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Who's online, who isn't, and why: Pew digital divide research

by: Amy Gahran |

If you're trying to engage or inform your community online, it helps to understand who is -- and is not -- likely to be online at all. Four recent Pew Internet reports can help you map out this complex demographic issue.

Who's Not Online and Why explores the current demographics of the U.S. digital divide. Pew found that, as of May 2013, 15% of American adults do not use the internet or e-mail. Groups that were least likely to be online include:

  • Seniors: 44%
  • People who did not graduate high school: 41%
  • People from households earning less than $30,000/year: 24%
  • Hispanics 24%
  • High school graduates with no further education: 22%
  • Rural dwellers: 20%

The most popular reason why people don't use the internet? One-third of respondents cited a lack of relevance: they're not interested, think it's a waste of time, are too busy, or simply don't need or want internet access.

The main ways that people access the internet are via a wired or satellite connection, or via mobile devices. Home broadband is particularly key for gaining full benefits from online access. According to Pew, "While 76% of adults use the internet at home, another 9% say they use the internet but do not use it at home. And though most home internet users have broadband connections of some sort, 3% of all adults still connect to the internet at home via dial-up."

In Home Broadband 2013, Pew found that the same groups least who are least likely to be online at all are also the least likely to have home broadband access:

  • People who did not graduate high school: 63% lack home broadband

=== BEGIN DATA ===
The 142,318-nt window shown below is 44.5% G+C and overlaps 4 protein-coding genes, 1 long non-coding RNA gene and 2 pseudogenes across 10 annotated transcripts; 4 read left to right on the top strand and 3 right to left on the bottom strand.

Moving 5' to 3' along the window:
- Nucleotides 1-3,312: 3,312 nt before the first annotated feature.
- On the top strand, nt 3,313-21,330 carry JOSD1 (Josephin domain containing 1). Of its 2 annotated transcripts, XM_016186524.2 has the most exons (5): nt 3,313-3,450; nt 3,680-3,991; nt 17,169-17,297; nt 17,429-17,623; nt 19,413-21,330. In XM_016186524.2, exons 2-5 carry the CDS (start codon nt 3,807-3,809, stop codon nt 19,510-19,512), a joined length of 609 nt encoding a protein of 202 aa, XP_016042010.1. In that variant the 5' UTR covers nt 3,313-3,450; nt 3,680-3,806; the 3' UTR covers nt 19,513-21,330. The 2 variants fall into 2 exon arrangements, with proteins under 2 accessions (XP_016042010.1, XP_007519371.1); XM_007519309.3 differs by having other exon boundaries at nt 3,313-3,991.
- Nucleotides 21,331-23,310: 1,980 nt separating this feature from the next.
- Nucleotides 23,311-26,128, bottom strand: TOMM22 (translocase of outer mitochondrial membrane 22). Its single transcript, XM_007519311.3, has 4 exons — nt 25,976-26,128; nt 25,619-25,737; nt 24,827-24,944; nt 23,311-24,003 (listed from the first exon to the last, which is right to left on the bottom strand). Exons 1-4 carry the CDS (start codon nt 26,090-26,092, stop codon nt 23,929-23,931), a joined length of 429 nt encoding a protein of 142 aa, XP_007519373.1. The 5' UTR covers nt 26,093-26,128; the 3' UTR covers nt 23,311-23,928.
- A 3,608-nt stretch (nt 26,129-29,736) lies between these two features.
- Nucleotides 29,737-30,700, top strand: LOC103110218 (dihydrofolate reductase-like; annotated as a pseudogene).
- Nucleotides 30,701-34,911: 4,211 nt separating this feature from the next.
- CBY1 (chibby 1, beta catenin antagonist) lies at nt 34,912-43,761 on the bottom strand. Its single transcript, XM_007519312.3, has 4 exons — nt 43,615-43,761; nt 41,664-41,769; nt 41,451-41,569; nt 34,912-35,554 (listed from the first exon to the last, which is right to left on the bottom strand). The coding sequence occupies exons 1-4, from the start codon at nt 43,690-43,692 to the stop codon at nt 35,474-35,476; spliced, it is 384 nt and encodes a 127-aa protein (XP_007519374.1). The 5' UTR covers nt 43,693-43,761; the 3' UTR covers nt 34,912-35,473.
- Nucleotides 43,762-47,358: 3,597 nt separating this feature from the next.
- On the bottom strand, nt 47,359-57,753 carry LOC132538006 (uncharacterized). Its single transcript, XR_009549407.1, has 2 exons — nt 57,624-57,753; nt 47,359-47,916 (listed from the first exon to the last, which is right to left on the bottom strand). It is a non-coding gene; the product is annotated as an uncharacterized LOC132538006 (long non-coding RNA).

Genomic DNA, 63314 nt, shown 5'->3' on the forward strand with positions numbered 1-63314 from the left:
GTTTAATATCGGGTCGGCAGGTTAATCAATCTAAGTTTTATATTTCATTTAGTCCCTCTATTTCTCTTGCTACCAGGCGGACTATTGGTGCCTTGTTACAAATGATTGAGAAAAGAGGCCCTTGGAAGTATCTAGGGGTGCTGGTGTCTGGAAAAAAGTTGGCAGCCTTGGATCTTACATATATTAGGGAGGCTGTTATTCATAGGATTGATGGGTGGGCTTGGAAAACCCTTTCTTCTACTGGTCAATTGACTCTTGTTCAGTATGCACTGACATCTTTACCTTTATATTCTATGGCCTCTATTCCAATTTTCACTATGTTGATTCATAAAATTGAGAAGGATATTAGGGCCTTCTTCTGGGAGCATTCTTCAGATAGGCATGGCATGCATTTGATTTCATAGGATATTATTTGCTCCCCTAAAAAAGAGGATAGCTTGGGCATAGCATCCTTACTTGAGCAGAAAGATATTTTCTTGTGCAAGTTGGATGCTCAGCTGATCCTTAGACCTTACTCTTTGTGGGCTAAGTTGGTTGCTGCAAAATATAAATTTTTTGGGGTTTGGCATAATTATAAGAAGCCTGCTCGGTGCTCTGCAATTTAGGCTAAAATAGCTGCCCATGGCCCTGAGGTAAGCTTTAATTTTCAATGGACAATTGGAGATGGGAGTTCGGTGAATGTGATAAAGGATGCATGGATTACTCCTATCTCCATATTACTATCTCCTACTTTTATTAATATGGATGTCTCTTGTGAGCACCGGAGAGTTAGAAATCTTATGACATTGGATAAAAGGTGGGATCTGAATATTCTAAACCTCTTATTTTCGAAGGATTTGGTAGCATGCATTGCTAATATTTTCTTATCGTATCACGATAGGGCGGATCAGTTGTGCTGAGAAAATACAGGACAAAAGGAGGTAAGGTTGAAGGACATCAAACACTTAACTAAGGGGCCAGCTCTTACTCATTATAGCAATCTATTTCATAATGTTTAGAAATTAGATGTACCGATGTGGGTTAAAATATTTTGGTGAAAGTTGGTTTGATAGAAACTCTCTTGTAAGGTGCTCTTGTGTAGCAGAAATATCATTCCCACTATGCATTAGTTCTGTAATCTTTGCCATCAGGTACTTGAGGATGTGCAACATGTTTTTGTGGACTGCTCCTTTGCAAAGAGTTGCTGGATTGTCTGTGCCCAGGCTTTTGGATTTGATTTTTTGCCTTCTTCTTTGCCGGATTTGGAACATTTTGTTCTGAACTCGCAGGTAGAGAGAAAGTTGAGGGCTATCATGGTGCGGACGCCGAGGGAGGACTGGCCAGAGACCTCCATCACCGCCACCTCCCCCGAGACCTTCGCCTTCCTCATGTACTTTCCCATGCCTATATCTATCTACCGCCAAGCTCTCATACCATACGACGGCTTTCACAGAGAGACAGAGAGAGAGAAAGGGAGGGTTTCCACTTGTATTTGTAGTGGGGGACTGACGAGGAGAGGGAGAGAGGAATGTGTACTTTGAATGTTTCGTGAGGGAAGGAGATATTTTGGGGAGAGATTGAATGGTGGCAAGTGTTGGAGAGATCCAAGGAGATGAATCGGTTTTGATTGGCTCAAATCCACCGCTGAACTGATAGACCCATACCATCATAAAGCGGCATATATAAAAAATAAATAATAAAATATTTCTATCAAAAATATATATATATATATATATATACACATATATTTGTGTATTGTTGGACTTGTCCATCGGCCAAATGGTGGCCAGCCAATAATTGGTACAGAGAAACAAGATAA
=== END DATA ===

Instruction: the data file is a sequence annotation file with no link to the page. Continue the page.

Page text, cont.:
• Seniors: 57%
  • Hispanics: 47%
  • People from households earning less than $30,000/year: 46%
  • High school graduates with no further education: 43%

Many people access the web or e-mail from their cell phones. In Cell Internet Use 2013, Pew found that "63% of adult cell owners now use their phones to go online. …In addition, 34% of these cell internet users say that they mostly go online using their cell phone. Therefore, 21% of all adult cell owners now do most of their online browsing using their mobile phone -- and not some other device such as a desktop or laptop computer."

Although the other two Pew reports found that Hispanics tend to be especially likely to fall on the wrong side of the U.S. digital divide, they are also especially likely to go online from their cell phones. Nearly 70% of Hispanic adults access the web or e-mail from their phones -- and 60% report that their phone is their primary form of internet access.

Other demographics most likely to go online mainly via their cell phones are:

  • Young adults aged 18-29: 50%
  • People who did not graduate high school: 45%
  • People from households earning less than $30,000/year: 45%
  • Non-Hispanic blacks: 43%
  • People from households earning $30,000-$49,999/year: 39%

Bridging the digital divide is crucial for engaging and informing your complete community, especially "underserved" demographics. Print, broadcast and phone-in efforts (including newsletters or fliers, newspaper inserts, TV/radio programming and PSAs, 411-style information services, etc.) as well as real-life efforts (events, walk-in services or classes at libraries and community centers, etc.) as well as mobile-friendly online offerings (especially via the mobile web) can be crucial.

Text alerts and interactive text messaging services might also prove helpful. In Cell Phone Activities 2013, Pew found that 81% of all U.S. adults send and receive text messages. Text messaging is even popular with several of the demographics least likely to be online at all:

  • Hispanics 87%
  • People from households earning less than $30,000/year: 78%
  • High school graduates with no further education: 77%
  • Rural dwellers: 76%
  • People who did not graduate high school: 71%

Amy Gahran

Amy Gahran is a journalist, editor, trainer, entrepreneur, strategist, and media consultant based in Boulder, Colorado. In addition to writing
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